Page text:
It’s been nearly a month since North Korea “nullified” the 1953 Korean War armistice and over the last few weeks, Americans have been bombarded with foreboding news headlines about military drills and escalating nuclear tensions. Though these tensions may not be new to us (or our parents and grandparents), they certainly are for many of our students. To help answer some of your students’ questions about what is commonly referred to as the “Hermit Kingdom,” we’re referring you to a few of our favorite resources.
Crossing the Line (90 minutes)
We’ve watched several documentaries about North Korea, but this is definitely one of the most memorable. The film follows James Joseph Dresnok, a US Army private fed up with military life who, at the height of the Cold War, suddenly decides to cross the DMZ and defect to North Korea.
Through archival footage and contemporary interviews with Dresnok himself, we find out that he wasn’t imprisoned or killed. Instead, he was assimilated into the culture and even became a North Korean “movie star,” playing the villain in Kim Jong Il’s personally-produced propaganda films.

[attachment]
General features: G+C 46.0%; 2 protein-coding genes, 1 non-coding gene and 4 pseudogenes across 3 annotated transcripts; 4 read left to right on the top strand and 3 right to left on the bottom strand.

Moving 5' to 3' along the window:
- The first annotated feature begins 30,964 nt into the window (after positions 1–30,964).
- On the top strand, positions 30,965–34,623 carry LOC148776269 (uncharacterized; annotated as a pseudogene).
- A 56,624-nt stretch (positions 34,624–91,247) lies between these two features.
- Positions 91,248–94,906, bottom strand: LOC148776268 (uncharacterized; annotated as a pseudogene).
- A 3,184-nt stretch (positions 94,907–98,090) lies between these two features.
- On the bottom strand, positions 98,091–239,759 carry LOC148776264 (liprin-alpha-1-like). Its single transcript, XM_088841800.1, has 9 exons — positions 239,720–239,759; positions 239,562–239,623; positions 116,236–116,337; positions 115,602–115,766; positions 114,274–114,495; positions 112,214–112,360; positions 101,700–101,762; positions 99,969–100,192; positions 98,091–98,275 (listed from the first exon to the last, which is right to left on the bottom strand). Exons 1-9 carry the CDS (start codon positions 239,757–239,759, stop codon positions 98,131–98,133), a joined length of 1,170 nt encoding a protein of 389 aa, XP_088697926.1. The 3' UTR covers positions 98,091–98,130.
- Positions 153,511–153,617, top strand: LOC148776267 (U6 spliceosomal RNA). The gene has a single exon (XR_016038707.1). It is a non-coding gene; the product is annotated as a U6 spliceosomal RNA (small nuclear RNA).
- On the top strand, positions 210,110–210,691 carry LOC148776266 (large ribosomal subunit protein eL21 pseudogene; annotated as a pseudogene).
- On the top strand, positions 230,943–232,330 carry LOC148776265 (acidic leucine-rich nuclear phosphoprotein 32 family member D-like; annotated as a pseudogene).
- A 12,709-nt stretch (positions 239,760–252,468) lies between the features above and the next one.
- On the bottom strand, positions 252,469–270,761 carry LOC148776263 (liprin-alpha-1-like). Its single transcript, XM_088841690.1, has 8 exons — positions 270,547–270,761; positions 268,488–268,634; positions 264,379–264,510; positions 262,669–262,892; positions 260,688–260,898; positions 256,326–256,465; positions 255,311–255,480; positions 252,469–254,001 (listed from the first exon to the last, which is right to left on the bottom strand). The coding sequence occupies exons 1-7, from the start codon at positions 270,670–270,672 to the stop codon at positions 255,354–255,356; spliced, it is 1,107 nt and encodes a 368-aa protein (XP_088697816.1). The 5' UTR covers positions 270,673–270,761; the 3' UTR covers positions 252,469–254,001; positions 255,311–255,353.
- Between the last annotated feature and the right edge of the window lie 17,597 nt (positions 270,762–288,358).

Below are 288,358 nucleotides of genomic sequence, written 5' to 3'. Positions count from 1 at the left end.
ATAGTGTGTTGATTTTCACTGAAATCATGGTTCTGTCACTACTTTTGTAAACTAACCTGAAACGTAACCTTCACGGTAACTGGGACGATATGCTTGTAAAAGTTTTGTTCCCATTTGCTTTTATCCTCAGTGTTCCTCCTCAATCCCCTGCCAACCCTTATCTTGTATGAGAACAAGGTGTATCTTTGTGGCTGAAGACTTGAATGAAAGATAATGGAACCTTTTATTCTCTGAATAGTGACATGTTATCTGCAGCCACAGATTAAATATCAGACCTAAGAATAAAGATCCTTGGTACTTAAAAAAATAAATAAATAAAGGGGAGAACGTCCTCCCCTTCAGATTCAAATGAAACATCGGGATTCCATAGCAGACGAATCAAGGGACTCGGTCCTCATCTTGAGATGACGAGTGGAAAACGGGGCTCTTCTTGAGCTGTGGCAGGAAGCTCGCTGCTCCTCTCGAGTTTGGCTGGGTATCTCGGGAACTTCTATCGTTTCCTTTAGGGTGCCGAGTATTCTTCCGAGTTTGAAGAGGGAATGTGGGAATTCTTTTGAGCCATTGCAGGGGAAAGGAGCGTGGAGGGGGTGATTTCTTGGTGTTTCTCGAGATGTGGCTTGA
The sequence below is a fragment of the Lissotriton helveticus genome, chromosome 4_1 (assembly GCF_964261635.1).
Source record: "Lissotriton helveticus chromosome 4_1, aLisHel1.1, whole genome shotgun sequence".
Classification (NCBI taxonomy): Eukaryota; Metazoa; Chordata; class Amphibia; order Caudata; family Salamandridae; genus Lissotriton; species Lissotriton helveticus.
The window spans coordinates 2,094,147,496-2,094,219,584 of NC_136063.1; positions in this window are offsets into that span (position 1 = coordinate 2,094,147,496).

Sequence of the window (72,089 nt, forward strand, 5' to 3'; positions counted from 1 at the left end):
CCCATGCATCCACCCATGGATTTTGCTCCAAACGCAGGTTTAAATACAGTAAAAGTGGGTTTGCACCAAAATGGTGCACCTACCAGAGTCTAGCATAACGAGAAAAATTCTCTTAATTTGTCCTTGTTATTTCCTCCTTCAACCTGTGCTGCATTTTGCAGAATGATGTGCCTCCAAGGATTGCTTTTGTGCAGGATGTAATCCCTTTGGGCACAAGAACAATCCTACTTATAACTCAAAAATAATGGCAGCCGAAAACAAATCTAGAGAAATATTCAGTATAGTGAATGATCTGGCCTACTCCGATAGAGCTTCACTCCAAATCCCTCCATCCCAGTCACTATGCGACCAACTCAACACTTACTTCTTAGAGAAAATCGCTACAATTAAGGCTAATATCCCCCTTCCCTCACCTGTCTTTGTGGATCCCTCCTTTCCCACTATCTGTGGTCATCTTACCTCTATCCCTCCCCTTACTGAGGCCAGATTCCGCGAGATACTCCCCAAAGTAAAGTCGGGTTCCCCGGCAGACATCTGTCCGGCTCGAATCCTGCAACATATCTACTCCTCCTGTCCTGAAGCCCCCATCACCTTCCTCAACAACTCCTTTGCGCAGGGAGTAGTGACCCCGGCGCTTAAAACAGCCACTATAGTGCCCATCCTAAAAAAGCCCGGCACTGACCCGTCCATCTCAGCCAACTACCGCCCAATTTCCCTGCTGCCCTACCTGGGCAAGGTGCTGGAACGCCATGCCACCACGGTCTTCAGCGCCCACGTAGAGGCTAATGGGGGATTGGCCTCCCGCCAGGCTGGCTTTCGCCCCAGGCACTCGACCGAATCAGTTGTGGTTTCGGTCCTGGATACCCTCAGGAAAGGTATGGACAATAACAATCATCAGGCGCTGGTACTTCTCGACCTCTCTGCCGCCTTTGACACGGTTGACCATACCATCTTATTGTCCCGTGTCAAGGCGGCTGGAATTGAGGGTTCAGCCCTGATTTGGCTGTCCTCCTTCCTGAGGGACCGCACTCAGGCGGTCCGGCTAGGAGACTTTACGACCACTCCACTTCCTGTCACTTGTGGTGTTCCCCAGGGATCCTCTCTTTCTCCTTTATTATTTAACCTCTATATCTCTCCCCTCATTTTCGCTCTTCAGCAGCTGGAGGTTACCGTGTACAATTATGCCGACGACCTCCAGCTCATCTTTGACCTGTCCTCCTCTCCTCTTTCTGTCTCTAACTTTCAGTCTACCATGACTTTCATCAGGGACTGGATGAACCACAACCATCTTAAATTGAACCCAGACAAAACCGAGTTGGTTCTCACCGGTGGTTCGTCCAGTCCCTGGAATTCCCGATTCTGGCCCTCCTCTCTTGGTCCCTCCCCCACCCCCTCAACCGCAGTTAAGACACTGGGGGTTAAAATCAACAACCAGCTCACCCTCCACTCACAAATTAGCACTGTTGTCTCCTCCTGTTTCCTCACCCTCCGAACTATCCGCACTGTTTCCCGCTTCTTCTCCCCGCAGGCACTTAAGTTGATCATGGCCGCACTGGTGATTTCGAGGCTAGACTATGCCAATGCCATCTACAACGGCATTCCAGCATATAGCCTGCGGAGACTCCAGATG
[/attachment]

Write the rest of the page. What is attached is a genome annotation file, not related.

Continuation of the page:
Inside North Korea (52 minutes)
Few Americans have set foot on North Korean soil and after viewing this documentary, we doubt that few will want to. Posing as an international medical team, Lisa Ling (a National Geographic correspondent) gives us an unprecedented view of life inside the country: Its leader has rejected foreign aid, most of its citizens are malnourished or starving and yet those interviewed by Ling and her team revere their “Great Leader” as a deity. This documentary is fascinating and eerie, but still appropriate for younger students.
North Korea’s Nuclear Threat
Learn about North Korea’s missile technology and its key historical players through this interactive website.
Missile Defense Systems interactive
Another interactive website that shows viewers up-to-date missile defense systems deployed to counter North Korean threats.
If you’re looking for a more comprehensive list of resources related to North Korea, we recommend you stop by Larry Ferlazzo’s site; he has an impressive list going and he updates regularly.